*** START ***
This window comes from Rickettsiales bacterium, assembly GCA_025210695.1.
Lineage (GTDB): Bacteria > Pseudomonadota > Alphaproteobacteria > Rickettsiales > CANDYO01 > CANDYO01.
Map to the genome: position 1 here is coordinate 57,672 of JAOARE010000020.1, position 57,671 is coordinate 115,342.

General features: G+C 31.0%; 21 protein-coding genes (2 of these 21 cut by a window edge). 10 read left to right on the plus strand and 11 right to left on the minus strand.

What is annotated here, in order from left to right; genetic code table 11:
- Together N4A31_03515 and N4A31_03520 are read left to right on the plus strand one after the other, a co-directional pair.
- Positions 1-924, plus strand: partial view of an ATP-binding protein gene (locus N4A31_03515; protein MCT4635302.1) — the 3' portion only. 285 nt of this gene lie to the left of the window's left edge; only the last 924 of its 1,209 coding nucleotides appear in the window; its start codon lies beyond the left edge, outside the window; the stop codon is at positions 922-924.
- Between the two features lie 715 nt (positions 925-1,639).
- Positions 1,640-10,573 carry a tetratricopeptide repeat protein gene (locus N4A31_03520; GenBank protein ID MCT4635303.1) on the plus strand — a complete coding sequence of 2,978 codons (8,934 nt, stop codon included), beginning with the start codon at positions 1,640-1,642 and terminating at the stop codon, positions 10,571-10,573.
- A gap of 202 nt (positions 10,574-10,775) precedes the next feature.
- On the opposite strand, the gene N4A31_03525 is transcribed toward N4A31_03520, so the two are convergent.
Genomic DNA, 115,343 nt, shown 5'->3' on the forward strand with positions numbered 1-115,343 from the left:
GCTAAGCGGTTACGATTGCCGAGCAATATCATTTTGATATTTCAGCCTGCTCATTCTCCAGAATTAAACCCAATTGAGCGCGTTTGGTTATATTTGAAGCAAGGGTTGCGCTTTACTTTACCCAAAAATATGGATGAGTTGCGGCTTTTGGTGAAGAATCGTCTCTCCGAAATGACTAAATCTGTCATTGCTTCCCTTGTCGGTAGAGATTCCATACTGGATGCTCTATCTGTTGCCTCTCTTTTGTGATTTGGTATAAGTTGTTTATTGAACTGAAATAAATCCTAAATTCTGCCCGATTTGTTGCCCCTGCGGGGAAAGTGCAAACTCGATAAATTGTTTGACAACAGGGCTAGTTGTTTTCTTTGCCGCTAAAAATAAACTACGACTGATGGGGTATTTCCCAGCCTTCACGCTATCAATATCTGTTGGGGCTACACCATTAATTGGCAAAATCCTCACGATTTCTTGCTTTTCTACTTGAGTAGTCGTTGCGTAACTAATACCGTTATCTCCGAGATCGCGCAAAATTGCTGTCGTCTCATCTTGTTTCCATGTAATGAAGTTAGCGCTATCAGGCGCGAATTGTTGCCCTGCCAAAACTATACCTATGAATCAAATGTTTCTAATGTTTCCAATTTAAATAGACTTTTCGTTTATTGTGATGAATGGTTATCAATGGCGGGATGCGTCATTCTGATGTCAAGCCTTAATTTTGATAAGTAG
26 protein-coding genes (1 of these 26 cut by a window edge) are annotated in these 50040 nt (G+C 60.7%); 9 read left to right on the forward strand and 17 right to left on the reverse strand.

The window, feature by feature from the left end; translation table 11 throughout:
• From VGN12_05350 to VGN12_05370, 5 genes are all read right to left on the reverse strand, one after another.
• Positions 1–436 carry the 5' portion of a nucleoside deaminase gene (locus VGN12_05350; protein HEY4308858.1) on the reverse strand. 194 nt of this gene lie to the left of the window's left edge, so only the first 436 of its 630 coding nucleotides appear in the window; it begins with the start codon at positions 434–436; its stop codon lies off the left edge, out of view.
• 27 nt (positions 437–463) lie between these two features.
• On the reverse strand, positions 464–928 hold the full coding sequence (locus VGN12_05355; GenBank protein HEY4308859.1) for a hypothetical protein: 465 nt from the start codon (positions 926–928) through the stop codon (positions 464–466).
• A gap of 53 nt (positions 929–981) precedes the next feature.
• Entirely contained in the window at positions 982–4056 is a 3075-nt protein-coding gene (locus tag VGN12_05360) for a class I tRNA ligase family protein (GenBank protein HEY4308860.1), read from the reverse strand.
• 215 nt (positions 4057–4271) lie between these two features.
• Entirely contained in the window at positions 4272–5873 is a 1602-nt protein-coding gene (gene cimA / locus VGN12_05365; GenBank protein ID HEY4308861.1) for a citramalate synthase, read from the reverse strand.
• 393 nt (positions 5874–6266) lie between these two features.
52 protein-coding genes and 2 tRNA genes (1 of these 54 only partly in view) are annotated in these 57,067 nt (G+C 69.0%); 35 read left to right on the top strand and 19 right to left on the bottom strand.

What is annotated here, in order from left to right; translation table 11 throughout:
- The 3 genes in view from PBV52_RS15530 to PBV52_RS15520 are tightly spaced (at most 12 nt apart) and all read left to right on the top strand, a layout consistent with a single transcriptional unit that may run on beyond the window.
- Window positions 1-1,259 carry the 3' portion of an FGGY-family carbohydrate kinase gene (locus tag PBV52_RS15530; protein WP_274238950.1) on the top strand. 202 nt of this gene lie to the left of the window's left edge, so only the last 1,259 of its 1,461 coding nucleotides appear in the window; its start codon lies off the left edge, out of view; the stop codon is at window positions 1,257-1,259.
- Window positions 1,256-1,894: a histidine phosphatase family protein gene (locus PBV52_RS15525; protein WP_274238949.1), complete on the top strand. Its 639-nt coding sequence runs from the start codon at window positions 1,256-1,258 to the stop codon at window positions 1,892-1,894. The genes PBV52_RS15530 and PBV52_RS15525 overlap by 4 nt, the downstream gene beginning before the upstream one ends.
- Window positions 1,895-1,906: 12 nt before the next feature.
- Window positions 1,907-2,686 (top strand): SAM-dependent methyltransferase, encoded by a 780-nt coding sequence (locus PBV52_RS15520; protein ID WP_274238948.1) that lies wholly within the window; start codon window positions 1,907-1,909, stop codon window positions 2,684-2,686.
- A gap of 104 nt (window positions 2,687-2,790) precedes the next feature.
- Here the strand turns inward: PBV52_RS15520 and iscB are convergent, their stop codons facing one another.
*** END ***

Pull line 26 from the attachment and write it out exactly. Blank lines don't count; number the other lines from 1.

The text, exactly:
What is annotated here, in order from left to right; translation table 11 throughout: